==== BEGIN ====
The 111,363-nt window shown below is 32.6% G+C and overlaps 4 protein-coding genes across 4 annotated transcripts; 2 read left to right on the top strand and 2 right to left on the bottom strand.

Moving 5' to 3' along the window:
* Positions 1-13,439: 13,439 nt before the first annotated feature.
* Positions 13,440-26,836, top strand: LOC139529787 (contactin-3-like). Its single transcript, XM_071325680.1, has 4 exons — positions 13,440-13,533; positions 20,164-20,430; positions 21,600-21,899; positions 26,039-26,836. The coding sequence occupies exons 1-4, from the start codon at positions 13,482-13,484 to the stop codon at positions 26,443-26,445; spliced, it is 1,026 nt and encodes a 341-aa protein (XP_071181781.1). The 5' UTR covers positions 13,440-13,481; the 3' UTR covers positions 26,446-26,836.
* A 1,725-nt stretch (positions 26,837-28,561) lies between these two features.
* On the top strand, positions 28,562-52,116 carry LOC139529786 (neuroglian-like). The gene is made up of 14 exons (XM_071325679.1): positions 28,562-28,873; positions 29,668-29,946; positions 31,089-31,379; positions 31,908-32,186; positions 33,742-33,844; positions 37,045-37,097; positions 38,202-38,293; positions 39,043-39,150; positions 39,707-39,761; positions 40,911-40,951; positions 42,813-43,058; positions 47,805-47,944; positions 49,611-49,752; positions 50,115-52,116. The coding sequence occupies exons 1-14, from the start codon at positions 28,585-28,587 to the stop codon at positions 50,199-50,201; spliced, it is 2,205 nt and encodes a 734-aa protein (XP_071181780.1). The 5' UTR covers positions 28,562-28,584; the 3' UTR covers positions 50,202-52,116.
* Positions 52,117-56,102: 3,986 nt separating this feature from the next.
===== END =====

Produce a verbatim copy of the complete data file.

The 111,363-nt window shown below is 32.6% G+C and overlaps 4 protein-coding genes across 4 annotated transcripts; 2 read left to right on the top strand and 2 right to left on the bottom strand.

Moving 5' to 3' along the window:
* Positions 1-13,439: 13,439 nt before the first annotated feature.
* Positions 13,440-26,836, top strand: LOC139529787 (contactin-3-like). Its single transcript, XM_071325680.1, has 4 exons — positions 13,440-13,533; positions 20,164-20,430; positions 21,600-21,899; positions 26,039-26,836. The coding sequence occupies exons 1-4, from the start codon at positions 13,482-13,484 to the stop codon at positions 26,443-26,445; spliced, it is 1,026 nt and encodes a 341-aa protein (XP_071181781.1). The 5' UTR covers positions 13,440-13,481; the 3' UTR covers positions 26,446-26,836.
* A 1,725-nt stretch (positions 26,837-28,561) lies between these two features.
* On the top strand, positions 28,562-52,116 carry LOC139529786 (neuroglian-like). The gene is made up of 14 exons (XM_071325679.1): positions 28,562-28,873; positions 29,668-29,946; positions 31,089-31,379; positions 31,908-32,186; positions 33,742-33,844; positions 37,045-37,097; positions 38,202-38,293; positions 39,043-39,150; positions 39,707-39,761; positions 40,911-40,951; positions 42,813-43,058; positions 47,805-47,944; positions 49,611-49,752; positions 50,115-52,116. The coding sequence occupies exons 1-14, from the start codon at positions 28,585-28,587 to the stop codon at positions 50,199-50,201; spliced, it is 2,205 nt and encodes a 734-aa protein (XP_071181780.1). The 5' UTR covers positions 28,562-28,584; the 3' UTR covers positions 50,202-52,116.
* Positions 52,117-56,102: 3,986 nt separating this feature from the next.